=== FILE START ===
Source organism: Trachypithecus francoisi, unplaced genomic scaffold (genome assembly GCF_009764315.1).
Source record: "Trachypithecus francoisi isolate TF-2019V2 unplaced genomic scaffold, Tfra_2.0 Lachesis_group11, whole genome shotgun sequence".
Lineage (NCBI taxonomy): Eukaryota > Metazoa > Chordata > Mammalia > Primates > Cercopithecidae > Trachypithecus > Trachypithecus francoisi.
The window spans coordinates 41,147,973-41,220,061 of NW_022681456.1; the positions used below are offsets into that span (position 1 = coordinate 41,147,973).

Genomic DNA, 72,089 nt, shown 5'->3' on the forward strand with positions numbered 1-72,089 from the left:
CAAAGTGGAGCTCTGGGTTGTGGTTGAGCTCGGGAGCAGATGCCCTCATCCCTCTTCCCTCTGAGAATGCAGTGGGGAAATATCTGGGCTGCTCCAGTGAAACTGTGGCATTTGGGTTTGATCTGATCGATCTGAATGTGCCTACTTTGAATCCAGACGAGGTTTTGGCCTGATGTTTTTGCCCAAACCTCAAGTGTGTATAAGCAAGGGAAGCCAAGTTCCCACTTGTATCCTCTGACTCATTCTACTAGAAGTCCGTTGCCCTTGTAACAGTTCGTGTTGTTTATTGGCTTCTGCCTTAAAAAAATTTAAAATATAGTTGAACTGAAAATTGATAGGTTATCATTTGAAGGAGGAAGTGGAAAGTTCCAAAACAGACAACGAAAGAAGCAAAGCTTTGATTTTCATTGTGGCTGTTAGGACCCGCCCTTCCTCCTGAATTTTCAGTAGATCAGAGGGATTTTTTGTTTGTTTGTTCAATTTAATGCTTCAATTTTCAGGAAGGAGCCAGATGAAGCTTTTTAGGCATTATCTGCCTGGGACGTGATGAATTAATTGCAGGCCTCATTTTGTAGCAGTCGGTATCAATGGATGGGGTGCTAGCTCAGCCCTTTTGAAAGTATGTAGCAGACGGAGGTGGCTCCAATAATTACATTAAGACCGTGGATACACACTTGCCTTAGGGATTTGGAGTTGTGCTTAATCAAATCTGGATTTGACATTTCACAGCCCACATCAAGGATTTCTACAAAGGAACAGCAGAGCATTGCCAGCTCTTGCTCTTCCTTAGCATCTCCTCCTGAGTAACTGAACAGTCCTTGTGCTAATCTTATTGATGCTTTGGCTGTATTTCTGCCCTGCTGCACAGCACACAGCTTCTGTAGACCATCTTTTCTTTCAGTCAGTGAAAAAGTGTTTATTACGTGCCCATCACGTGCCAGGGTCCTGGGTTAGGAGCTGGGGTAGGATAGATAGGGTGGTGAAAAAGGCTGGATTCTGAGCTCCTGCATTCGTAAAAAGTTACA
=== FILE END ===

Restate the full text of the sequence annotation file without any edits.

Source organism: Trachypithecus francoisi, unplaced genomic scaffold (genome assembly GCF_009764315.1).
Source record: "Trachypithecus francoisi isolate TF-2019V2 unplaced genomic scaffold, Tfra_2.0 Lachesis_group11, whole genome shotgun sequence".
Lineage (NCBI taxonomy): Eukaryota > Metazoa > Chordata > Mammalia > Primates > Cercopithecidae > Trachypithecus > Trachypithecus francoisi.
The window spans coordinates 41,147,973-41,220,061 of NW_022681456.1; the positions used below are offsets into that span (position 1 = coordinate 41,147,973).

Genomic DNA, 72,089 nt, shown 5'->3' on the forward strand with positions numbered 1-72,089 from the left:
CAAAGTGGAGCTCTGGGTTGTGGTTGAGCTCGGGAGCAGATGCCCTCATCCCTCTTCCCTCTGAGAATGCAGTGGGGAAATATCTGGGCTGCTCCAGTGAAACTGTGGCATTTGGGTTTGATCTGATCGATCTGAATGTGCCTACTTTGAATCCAGACGAGGTTTTGGCCTGATGTTTTTGCCCAAACCTCAAGTGTGTATAAGCAAGGGAAGCCAAGTTCCCACTTGTATCCTCTGACTCATTCTACTAGAAGTCCGTTGCCCTTGTAACAGTTCGTGTTGTTTATTGGCTTCTGCCTTAAAAAAATTTAAAATATAGTTGAACTGAAAATTGATAGGTTATCATTTGAAGGAGGAAGTGGAAAGTTCCAAAACAGACAACGAAAGAAGCAAAGCTTTGATTTTCATTGTGGCTGTTAGGACCCGCCCTTCCTCCTGAATTTTCAGTAGATCAGAGGGATTTTTTGTTTGTTTGTTCAATTTAATGCTTCAATTTTCAGGAAGGAGCCAGATGAAGCTTTTTAGGCATTATCTGCCTGGGACGTGATGAATTAATTGCAGGCCTCATTTTGTAGCAGTCGGTATCAATGGATGGGGTGCTAGCTCAGCCCTTTTGAAAGTATGTAGCAGACGGAGGTGGCTCCAATAATTACATTAAGACCGTGGATACACACTTGCCTTAGGGATTTGGAGTTGTGCTTAATCAAATCTGGATTTGACATTTCACAGCCCACATCAAGGATTTCTACAAAGGAACAGCAGAGCATTGCCAGCTCTTGCTCTTCCTTAGCATCTCCTCCTGAGTAACTGAACAGTCCTTGTGCTAATCTTATTGATGCTTTGGCTGTATTTCTGCCCTGCTGCACAGCACACAGCTTCTGTAGACCATCTTTTCTTTCAGTCAGTGAAAAAGTGTTTATTACGTGCCCATCACGTGCCAGGGTCCTGGGTTAGGAGCTGGGGTAGGATAGATAGGGTGGTGAAAAAGGCTGGATTCTGAGCTCCTGCATTCGTAAAAAGTTACA